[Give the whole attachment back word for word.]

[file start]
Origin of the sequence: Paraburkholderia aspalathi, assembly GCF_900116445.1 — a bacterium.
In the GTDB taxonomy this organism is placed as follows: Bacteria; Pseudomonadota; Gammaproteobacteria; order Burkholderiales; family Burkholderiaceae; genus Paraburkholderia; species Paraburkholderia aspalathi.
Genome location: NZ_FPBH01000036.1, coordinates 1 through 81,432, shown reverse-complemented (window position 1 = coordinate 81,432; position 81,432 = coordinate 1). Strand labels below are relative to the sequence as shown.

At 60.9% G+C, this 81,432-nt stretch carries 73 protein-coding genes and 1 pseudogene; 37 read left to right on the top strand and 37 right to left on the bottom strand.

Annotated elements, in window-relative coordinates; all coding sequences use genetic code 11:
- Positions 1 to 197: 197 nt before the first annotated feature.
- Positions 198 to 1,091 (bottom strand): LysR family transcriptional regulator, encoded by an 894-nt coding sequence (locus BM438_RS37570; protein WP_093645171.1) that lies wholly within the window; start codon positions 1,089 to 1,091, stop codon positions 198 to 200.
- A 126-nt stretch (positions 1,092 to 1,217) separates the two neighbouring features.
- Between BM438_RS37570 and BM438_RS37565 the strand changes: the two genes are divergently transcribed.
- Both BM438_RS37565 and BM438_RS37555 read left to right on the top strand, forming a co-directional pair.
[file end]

Origin of the sequence: Paraburkholderia aspalathi, assembly GCF_900116445.1 — a bacterium.
In the GTDB taxonomy this organism is placed as follows: Bacteria; Pseudomonadota; Gammaproteobacteria; order Burkholderiales; family Burkholderiaceae; genus Paraburkholderia; species Paraburkholderia aspalathi.
Genome location: NZ_FPBH01000036.1, coordinates 1 through 81,432, shown reverse-complemented (window position 1 = coordinate 81,432; position 81,432 = coordinate 1). Strand labels below are relative to the sequence as shown.

At 60.9% G+C, this 81,432-nt stretch carries 73 protein-coding genes and 1 pseudogene; 37 read left to right on the top strand and 37 right to left on the bottom strand.

Annotated elements, in window-relative coordinates; all coding sequences use genetic code 11:
- Positions 1 to 197: 197 nt before the first annotated feature.
- Positions 198 to 1,091 (bottom strand): LysR family transcriptional regulator, encoded by an 894-nt coding sequence (locus BM438_RS37570; protein WP_093645171.1) that lies wholly within the window; start codon positions 1,089 to 1,091, stop codon positions 198 to 200.
- A 126-nt stretch (positions 1,092 to 1,217) separates the two neighbouring features.
- Between BM438_RS37570 and BM438_RS37565 the strand changes: the two genes are divergently transcribed.
- Both BM438_RS37565 and BM438_RS37555 read left to right on the top strand, forming a co-directional pair.